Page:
Friday, March 23, 2012

Preview of Fallas?

I know, I know, Fallas was last weekend and I have yet to post anything.

This week has been really busy with working long hours (as Spain's work schedule normally is...) and getting stuff together for a mini weekend trip to Barcelona with my parents.

But I thought I'd share this with you, since it's like a little taste of the many things I will talk about in another, more extensive post (or maybe more than one post...there's a lot to discuss).

Lucia's school sold these little ribbon bracelets for a fundraiser, and I went to the website because I wanted to see what else they offered. They look like they are all Valencian-themed (since Fallas only takes place here), so I would assume their HQ is here as well.

Anyways, here is a bracelet design (one that I didn't buy) that explains the essence of all of Fallas in one simple picture....

Check out the Fallas bracelets at
How cute is this? So let me explain, since all of this is in Castellano (Spanish) or Valenciano.

Plantà: This is the act of "planting" the fallas in their place. Each Casal Faller sets up their falla in a designated spot, with help from the artist and sometimes cranes. Then, a few nights before the burning, they put down sod to cover up the ugly wooden feet or foam glue they use to keep it into place.

Chocolate con buñuelos: Hot chocolate so thick it's like pudding, and buñuelos are little fried dough blobs covered in sugar. They are sold all over the place in carnival-like pop-up stands sprinkled throughout the city.

Mascletà: Every day during Fallas season (beginning March 1st), at 2pm they set off a huge fireworks/firecracker show called the mascletà. They goal: make it as loud as possible. We watched one on TV during last weekend and there was a decibel meter on the side of the screen. Towards the end of the 10-minute show of smoke and pops, the decibels reached 125. Yes, that is super loud. Doctors recommend you exposed yourself to less than 15 min a day of 125dB to avoid permanent hearing damage.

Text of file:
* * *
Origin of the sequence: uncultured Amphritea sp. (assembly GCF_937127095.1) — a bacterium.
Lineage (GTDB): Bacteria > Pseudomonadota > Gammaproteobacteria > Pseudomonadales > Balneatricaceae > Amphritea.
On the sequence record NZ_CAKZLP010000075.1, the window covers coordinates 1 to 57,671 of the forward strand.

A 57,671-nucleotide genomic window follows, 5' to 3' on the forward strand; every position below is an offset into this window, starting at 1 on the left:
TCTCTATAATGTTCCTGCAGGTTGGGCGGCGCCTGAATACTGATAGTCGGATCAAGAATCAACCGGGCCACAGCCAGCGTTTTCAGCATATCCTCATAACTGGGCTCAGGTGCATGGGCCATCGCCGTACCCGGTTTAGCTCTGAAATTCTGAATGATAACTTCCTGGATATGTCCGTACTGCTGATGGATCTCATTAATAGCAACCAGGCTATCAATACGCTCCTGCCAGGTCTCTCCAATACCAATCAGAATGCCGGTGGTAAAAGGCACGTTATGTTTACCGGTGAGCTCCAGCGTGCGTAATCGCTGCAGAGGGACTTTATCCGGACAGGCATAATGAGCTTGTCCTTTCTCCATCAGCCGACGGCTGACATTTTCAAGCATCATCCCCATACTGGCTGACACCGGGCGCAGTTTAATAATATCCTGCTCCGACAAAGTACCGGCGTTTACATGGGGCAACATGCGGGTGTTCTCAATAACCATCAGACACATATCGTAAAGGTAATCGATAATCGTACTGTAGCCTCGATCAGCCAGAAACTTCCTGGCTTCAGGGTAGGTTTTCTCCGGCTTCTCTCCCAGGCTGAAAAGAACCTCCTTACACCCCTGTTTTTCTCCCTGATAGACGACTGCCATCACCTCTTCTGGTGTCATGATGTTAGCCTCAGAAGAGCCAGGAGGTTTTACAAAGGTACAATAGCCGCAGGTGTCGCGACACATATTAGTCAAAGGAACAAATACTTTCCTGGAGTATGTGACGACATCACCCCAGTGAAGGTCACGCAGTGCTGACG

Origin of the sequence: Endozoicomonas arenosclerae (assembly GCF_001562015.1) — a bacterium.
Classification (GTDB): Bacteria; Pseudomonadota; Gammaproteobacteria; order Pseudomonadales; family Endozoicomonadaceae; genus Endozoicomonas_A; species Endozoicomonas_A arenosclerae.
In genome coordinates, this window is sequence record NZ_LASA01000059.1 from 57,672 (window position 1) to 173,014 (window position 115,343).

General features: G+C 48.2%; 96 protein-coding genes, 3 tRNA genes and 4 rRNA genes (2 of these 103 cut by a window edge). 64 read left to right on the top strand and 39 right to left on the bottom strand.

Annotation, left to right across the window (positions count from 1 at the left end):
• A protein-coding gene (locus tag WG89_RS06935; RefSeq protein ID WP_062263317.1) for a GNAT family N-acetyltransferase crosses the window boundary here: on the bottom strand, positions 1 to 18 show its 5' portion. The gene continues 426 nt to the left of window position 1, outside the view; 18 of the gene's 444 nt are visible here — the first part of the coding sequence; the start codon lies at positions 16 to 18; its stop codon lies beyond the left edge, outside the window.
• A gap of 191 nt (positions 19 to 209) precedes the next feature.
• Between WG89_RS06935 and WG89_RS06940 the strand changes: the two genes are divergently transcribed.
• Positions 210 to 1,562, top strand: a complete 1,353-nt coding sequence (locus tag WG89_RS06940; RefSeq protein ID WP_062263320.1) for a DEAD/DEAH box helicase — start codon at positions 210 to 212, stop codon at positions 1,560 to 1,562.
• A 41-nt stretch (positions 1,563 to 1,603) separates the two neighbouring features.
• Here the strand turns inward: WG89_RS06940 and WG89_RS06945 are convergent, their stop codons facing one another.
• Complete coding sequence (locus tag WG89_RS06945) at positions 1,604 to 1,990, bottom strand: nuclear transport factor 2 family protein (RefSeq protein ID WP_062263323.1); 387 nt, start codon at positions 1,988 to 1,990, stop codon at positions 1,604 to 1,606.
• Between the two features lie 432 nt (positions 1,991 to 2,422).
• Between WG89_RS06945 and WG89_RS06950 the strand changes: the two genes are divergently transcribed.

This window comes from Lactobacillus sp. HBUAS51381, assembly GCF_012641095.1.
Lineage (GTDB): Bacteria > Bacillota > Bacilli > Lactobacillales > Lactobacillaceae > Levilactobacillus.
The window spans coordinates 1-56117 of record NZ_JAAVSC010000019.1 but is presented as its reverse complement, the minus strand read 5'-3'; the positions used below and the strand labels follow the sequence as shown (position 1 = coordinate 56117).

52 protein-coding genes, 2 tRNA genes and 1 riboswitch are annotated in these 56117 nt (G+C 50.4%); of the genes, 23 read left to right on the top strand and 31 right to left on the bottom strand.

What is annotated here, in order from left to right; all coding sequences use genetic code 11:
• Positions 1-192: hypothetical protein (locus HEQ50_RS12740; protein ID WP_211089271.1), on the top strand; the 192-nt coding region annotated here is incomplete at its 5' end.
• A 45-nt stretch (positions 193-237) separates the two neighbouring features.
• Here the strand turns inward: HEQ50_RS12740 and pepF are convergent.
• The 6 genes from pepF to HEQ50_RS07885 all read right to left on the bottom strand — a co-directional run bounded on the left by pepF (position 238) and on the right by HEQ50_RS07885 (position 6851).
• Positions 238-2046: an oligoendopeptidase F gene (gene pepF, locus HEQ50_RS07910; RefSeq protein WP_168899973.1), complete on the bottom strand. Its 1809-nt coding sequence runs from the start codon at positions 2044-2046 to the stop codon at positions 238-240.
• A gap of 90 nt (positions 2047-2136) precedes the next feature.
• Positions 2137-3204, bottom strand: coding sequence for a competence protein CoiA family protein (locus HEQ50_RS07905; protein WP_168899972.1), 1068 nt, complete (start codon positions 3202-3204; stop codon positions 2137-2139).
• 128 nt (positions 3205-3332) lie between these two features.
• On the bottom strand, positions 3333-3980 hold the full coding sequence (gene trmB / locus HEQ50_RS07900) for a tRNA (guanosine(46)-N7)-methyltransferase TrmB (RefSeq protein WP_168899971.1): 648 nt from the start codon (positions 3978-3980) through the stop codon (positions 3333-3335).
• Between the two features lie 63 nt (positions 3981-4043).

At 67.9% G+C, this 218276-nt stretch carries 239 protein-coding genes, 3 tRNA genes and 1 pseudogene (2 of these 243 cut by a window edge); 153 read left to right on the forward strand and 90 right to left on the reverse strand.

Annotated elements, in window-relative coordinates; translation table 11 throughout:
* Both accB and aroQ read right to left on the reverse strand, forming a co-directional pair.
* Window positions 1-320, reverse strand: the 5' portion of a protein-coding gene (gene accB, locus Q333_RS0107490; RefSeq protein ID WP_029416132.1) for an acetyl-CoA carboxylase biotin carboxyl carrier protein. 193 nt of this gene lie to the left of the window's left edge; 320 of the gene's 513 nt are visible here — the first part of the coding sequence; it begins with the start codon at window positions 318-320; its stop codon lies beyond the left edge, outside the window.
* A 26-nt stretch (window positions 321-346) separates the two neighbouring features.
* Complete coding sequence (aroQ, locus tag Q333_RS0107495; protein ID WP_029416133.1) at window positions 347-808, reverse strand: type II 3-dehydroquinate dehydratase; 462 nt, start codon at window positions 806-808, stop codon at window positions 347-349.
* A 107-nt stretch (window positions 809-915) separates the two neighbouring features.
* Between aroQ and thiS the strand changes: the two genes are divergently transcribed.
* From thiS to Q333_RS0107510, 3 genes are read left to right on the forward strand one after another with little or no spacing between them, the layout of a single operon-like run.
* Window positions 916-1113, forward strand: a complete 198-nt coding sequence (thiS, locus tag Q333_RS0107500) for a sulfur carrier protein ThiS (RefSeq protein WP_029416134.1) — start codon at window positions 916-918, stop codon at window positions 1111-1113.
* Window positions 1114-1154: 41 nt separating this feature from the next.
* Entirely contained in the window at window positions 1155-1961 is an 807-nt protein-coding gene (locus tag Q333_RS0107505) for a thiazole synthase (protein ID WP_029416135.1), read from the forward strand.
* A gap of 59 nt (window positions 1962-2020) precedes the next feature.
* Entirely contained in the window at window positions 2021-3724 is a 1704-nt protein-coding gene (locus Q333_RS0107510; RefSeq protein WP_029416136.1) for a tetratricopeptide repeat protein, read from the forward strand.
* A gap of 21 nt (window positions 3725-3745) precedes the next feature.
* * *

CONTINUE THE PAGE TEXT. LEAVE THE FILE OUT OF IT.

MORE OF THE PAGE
La ofrenda: The falleras get dressed up and march towards the Plaza de la Virgen with flowers in tow. They bring them to the plaza, and they are arranged into beautiful bouquets that are several stories high. More pictures to come.

Nit del Foc: A giant fireworks show during fallas festival on the final night. Other firework shows take place prior to this, but this one is the biggest. Literally translated "Night of fire."

La cremà: The burning of the fallas monuments.

Verbena: Outdoor street parties. None in particular, just the entire ambiance. This is a noisy holiday.

Paella: It's Valencia. Paella is a given.

Pasacalles: Informal parades throughout the city. Kind of like each casal faller saying "We're loud and we're proud to be a Casal!" They have a marching band follow them and carry their flag in front of the group. They sing, dance, and march.

Despertà: Each morning during fallas festival, at 8am, people start doing those pasacalles, playing marching band music as loud as they can. Falleros and falleras follow them, throwing firecrackers and those little popping fire snaps. With the music alone, I felt like I was living on Bourbon Street during Mardi Gras.

No comments:

Post a Comment